Salicornia rubra (Red Saltwort)

Plant Info
Also known as: Red Glasswort, Western Glasswort, Red Swampfire, Red Samphire
Family:Amaranthaceae (Amaranth)
Life cycle:annual
  • State Threatened
Habitat:sun; seasonally wet, saline soil; salt flats, shores of alkaline lakes and ponds, swales
Bloom season:July - August
Plant height:1 to 8 inches
Wetland Indicator Status:GP: OBL MW: OBL NCNE: OBL
MN county distribution (click map to enlarge):Minnesota county distribution map
National distribution (click map to enlarge):National distribution map

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Detailed Information

Flower: Flower shape: indistinct Cluster type: spike

[photo of flowers] Numerous cylindrical spikes 3/8 to 2 inches long of tiny, indistinct flowers, mostly hidden by scale-like bracts, with opposite 3-flowered clusters at each node, the pairs at right angles to the pair above and below. The central flower in a cluster of 3 is the largest, rounded at the tip, rising above the tip of the triangular bract nearly to the next node. The lateral flowers are somewhat smaller and have a more blunt point at the tip.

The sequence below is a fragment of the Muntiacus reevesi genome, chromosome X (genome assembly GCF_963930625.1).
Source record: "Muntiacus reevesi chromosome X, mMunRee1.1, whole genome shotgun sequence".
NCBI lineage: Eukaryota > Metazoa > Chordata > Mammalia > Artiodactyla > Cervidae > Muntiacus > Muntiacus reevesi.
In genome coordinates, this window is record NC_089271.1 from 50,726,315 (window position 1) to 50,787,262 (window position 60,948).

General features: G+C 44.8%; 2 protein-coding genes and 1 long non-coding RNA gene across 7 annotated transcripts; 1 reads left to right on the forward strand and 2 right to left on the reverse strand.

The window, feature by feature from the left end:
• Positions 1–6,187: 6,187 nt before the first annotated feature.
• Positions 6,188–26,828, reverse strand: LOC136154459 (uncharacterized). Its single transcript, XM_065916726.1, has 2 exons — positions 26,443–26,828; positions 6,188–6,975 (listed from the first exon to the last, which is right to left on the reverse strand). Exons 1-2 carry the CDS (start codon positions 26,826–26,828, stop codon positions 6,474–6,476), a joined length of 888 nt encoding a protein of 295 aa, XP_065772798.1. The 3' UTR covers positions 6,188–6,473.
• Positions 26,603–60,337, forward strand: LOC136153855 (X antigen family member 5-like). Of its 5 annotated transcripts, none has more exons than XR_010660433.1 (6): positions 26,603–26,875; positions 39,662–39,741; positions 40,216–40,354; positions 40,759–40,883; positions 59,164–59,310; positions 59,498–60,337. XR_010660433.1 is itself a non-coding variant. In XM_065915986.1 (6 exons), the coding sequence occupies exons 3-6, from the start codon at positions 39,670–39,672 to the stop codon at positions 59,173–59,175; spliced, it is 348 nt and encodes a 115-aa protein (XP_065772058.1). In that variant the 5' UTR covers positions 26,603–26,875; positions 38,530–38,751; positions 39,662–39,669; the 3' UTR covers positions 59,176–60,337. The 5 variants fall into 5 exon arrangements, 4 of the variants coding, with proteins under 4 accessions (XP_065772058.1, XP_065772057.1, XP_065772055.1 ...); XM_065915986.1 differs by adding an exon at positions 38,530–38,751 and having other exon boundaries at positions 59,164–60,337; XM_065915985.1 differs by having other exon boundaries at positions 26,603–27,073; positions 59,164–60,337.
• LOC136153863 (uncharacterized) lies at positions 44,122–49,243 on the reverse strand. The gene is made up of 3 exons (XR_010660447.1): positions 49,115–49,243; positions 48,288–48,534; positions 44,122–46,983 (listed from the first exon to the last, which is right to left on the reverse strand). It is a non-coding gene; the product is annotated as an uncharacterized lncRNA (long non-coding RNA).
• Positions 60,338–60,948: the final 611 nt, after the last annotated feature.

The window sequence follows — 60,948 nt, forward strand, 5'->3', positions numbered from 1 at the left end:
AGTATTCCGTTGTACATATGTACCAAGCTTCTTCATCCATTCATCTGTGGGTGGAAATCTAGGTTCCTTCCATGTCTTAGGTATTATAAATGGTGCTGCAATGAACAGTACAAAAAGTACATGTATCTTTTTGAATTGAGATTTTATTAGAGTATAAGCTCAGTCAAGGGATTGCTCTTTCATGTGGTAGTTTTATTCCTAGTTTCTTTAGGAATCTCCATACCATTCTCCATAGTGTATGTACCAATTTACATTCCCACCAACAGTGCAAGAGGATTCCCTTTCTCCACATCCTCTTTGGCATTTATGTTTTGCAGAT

Leaves and stems: Leaf attachment: opposite Leaf type: simple

[photo of jointed branches] Leaves are scale-like and indistinct. Stems are hairless, jointed, sometimes unbranched except for the flower spikes, more often many branched with the main stem erect and branches widely spreading to ascending and becoming shorter as they ascend the stem.

Fruit: Fruit type: seed without plume

[photo of mature, red branches] The entire plant typically turns red when mature. Fruit is a dry, hairy seed about 1 mm long.


Red Saltwort reaches the eastern fringe of its range in Minnesota. Where it is more common to our west it is typically found in salt marshes and salt flats, habitat that is rare in Minnesota. According to the DNR, this species is only known from a handful of locations in Kittson County and one in Lac Qui Parle County, but the Kittson County populations are at risk from land conversion to agriculture. Even though such land is poor for farming, crop insurance makes the destruction of such habitats a no-lose situation for farmers. But sadly we really all lose in the end. Red Saltwort was listed as a Threatened species in 1984. The jointed stems and spikes are similar to a cedar branch and make it a pretty distinctive species, especially during late summer into fall when it can create large, red carpets in favorable habitat. It has been reported to pop up along highway shoulders in the Twin Cities and Duluth areas, the seed likely transported on road maintenance equipment and the heavy use of winter salts making suitable habitat, but this is a fleeting condition and no substitute for true native habitat.

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More photos

Photos courtesy Peter M. Dziuk taken in Lac Qui Parle County and in North Dakota.


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